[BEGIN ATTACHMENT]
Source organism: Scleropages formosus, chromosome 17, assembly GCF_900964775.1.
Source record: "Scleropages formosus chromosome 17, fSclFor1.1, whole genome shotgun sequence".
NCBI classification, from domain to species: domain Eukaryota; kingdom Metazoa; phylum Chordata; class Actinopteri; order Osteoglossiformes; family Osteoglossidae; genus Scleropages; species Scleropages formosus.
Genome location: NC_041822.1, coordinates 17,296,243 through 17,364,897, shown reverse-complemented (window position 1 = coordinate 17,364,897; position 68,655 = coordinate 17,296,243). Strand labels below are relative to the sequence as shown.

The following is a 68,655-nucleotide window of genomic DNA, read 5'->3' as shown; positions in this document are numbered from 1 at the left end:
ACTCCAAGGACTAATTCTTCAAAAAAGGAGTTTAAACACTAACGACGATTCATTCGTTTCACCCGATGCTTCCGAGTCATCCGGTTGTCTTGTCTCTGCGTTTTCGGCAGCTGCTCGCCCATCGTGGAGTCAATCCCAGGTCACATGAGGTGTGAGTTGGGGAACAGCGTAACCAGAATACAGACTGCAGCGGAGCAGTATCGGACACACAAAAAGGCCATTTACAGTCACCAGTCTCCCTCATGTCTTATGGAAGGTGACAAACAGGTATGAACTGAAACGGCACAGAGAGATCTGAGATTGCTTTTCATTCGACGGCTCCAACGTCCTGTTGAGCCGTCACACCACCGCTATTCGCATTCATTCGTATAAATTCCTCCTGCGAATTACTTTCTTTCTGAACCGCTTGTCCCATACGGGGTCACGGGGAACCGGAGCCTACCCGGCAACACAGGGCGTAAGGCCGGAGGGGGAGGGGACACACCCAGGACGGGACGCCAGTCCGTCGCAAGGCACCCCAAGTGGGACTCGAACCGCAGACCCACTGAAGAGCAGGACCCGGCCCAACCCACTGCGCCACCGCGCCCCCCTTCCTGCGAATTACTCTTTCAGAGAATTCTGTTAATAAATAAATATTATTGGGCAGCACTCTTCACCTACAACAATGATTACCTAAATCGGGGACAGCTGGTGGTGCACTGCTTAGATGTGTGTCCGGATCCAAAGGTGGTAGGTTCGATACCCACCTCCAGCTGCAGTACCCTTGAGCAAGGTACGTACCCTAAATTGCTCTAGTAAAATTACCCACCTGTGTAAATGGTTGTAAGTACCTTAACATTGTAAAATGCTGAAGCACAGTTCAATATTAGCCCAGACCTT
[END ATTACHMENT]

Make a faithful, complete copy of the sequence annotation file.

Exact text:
Source organism: Scleropages formosus, chromosome 17, assembly GCF_900964775.1.
Source record: "Scleropages formosus chromosome 17, fSclFor1.1, whole genome shotgun sequence".
NCBI classification, from domain to species: domain Eukaryota; kingdom Metazoa; phylum Chordata; class Actinopteri; order Osteoglossiformes; family Osteoglossidae; genus Scleropages; species Scleropages formosus.
Genome location: NC_041822.1, coordinates 17,296,243 through 17,364,897, shown reverse-complemented (window position 1 = coordinate 17,364,897; position 68,655 = coordinate 17,296,243). Strand labels below are relative to the sequence as shown.

The following is a 68,655-nucleotide window of genomic DNA, read 5'->3' as shown; positions in this document are numbered from 1 at the left end:
ACTCCAAGGACTAATTCTTCAAAAAAGGAGTTTAAACACTAACGACGATTCATTCGTTTCACCCGATGCTTCCGAGTCATCCGGTTGTCTTGTCTCTGCGTTTTCGGCAGCTGCTCGCCCATCGTGGAGTCAATCCCAGGTCACATGAGGTGTGAGTTGGGGAACAGCGTAACCAGAATACAGACTGCAGCGGAGCAGTATCGGACACACAAAAAGGCCATTTACAGTCACCAGTCTCCCTCATGTCTTATGGAAGGTGACAAACAGGTATGAACTGAAACGGCACAGAGAGATCTGAGATTGCTTTTCATTCGACGGCTCCAACGTCCTGTTGAGCCGTCACACCACCGCTATTCGCATTCATTCGTATAAATTCCTCCTGCGAATTACTTTCTTTCTGAACCGCTTGTCCCATACGGGGTCACGGGGAACCGGAGCCTACCCGGCAACACAGGGCGTAAGGCCGGAGGGGGAGGGGACACACCCAGGACGGGACGCCAGTCCGTCGCAAGGCACCCCAAGTGGGACTCGAACCGCAGACCCACTGAAGAGCAGGACCCGGCCCAACCCACTGCGCCACCGCGCCCCCCTTCCTGCGAATTACTCTTTCAGAGAATTCTGTTAATAAATAAATATTATTGGGCAGCACTCTTCACCTACAACAATGATTACCTAAATCGGGGACAGCTGGTGGTGCACTGCTTAGATGTGTGTCCGGATCCAAAGGTGGTAGGTTCGATACCCACCTCCAGCTGCAGTACCCTTGAGCAAGGTACGTACCCTAAATTGCTCTAGTAAAATTACCCACCTGTGTAAATGGTTGTAAGTACCTTAACATTGTAAAATGCTGAAGCACAGTTCAATATTAGCCCAGACCTT